isolation, and behavioral difficulties. – – – – Associated maternal
incarceration with withdrawal, anger, isolation, and behavioral
difficulties.
Psychological effects of broken maternal relationship
Research by Greene, Haney & Hurtado (2000) identified that 71 % of the
incarcerated women and their children found the jailing an emotionally
painful stressor. These Researchers conducted a structured interview of
102 women from California. They also identified that 69 %, 44 %, and 9 %
of the children of the incarcerated mother faced violence, physical
abuse, and sexual abuse respectively. The harsh environment subjected
the children to adaptive patterns that would result in their engagement
in similar crimes as their mothers. Amlund & Barbara (2003) conducted
an in-person interview of 116 children of incarcerated mothers who were
randomly sampled in the United States. The research identified that 50 %
of the children of incarcerated mothers experience stressing events
following separation. The researcher establish a positive association
between maternal incarceration and stressful conditions (including
depression, withdrawal, and somatic complaints) with r = 0.33, p < 0.01.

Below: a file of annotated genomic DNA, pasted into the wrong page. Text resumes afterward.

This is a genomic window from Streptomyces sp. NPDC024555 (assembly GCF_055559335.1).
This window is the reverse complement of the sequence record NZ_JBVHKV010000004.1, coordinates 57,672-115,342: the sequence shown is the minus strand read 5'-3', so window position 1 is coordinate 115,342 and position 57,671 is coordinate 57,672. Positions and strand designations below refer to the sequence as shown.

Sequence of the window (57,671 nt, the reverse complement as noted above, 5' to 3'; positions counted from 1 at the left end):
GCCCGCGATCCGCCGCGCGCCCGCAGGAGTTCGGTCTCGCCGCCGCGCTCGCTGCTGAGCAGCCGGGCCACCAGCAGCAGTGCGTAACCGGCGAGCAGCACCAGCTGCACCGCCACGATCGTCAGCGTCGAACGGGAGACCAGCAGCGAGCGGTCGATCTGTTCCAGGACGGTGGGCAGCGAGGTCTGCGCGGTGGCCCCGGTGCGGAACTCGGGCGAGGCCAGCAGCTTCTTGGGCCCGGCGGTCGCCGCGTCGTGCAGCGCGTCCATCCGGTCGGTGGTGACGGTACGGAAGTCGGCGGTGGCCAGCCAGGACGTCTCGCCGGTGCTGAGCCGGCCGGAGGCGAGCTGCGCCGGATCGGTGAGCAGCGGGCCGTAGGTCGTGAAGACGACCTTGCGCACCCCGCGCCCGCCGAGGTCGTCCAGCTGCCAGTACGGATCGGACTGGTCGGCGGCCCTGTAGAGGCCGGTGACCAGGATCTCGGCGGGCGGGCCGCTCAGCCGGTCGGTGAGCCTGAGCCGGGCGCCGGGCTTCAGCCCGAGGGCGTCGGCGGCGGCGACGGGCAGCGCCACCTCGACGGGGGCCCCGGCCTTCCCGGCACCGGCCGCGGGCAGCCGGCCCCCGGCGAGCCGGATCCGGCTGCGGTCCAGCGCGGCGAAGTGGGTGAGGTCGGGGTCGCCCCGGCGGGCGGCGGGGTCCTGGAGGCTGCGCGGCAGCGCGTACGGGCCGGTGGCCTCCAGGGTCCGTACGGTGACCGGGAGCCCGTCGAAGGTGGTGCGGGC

Poehlmann (2003) interviewed 60 children of incarcerated mothers from
Wisconsin families. The study established that 60-70 % of the children
of the incarcerated mothers developed the problem of attachment. The
children of the incarcerated mothers often feel abandoned and ashamed of
their mothers. This was suggested in Cunningham & Baker (2004) followed
an interview of 90 children of incarcerated mothers from different
correctional centers in Canada. This category of adolescents distances
themselves from their mothers emotionally. Hannon (2006) interviewed 20
incarcerated mothers and identified that their children suffered from
social depression, somatic complaints, and troubled attachment. This
resulted in poor academic performance as indicated by large, negative,
and statistically significant coefficient of student level impact of
maternal incarceration. Children of the incarcerated mothers are often